Translation in Qualitative Social Research: The Possible Impossible
In an increasingly globalized world of research, communicating with scholars in the same language and culture and with scholars from other cultures and linguistic background is a sine qua non in/of all sciences, including those using qualitative social research. The nature of language is at least latently recognized especially by those scholars who communicate with their peers in a non-native language, such as English, which has become de facto the scientific lingua franca. Although many are aware of the difficulties of rendering something a scholar wants to say in another language, the nature of language as a non-self-identical process is hardly if ever articulated. Instead, the metaphysical idea of the same "meanings" that can be rendered in multiple languages by means of translation—literally, "carried across"—is endemic to the scientific culture. In the very definition of science (e.g., in the description of research methods), experiments must operate the same (must be reproducible) wherever and by whomever these are conducted. In this contribution to the debate concerning translation, conducted in the context of the FQS debate "Quality of Qualitative Research," I articulate theoretical and pragmatic dimensions on the topic, drawing on empirical investigations, literary works, and philosophical investigations to explicate how translation is both theoretically impossible and pervasively achieved in/as everyday praxis.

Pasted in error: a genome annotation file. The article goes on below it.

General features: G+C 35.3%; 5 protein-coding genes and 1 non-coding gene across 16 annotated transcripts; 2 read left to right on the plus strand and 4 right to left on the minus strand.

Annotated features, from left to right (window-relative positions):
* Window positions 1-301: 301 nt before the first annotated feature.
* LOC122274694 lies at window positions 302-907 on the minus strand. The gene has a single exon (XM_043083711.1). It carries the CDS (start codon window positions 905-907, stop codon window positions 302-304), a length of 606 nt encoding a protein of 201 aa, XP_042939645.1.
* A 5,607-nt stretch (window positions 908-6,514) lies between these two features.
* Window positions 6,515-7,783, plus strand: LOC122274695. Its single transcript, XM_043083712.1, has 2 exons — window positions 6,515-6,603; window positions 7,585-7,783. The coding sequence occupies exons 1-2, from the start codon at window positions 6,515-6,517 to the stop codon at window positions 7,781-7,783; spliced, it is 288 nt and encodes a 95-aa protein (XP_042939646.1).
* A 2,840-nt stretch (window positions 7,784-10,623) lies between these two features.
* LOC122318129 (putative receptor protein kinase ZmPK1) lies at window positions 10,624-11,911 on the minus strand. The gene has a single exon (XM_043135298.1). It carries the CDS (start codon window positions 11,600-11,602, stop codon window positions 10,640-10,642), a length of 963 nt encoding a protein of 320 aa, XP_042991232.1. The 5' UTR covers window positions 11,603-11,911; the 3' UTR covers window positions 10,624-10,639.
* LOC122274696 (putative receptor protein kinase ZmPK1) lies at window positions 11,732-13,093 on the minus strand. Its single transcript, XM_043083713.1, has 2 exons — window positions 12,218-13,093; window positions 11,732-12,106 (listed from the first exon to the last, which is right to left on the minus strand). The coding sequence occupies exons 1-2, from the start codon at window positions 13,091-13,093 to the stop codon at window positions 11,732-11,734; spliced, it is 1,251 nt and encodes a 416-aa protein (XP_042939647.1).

Copyright (c) 2013 Wolff-Michael Roth
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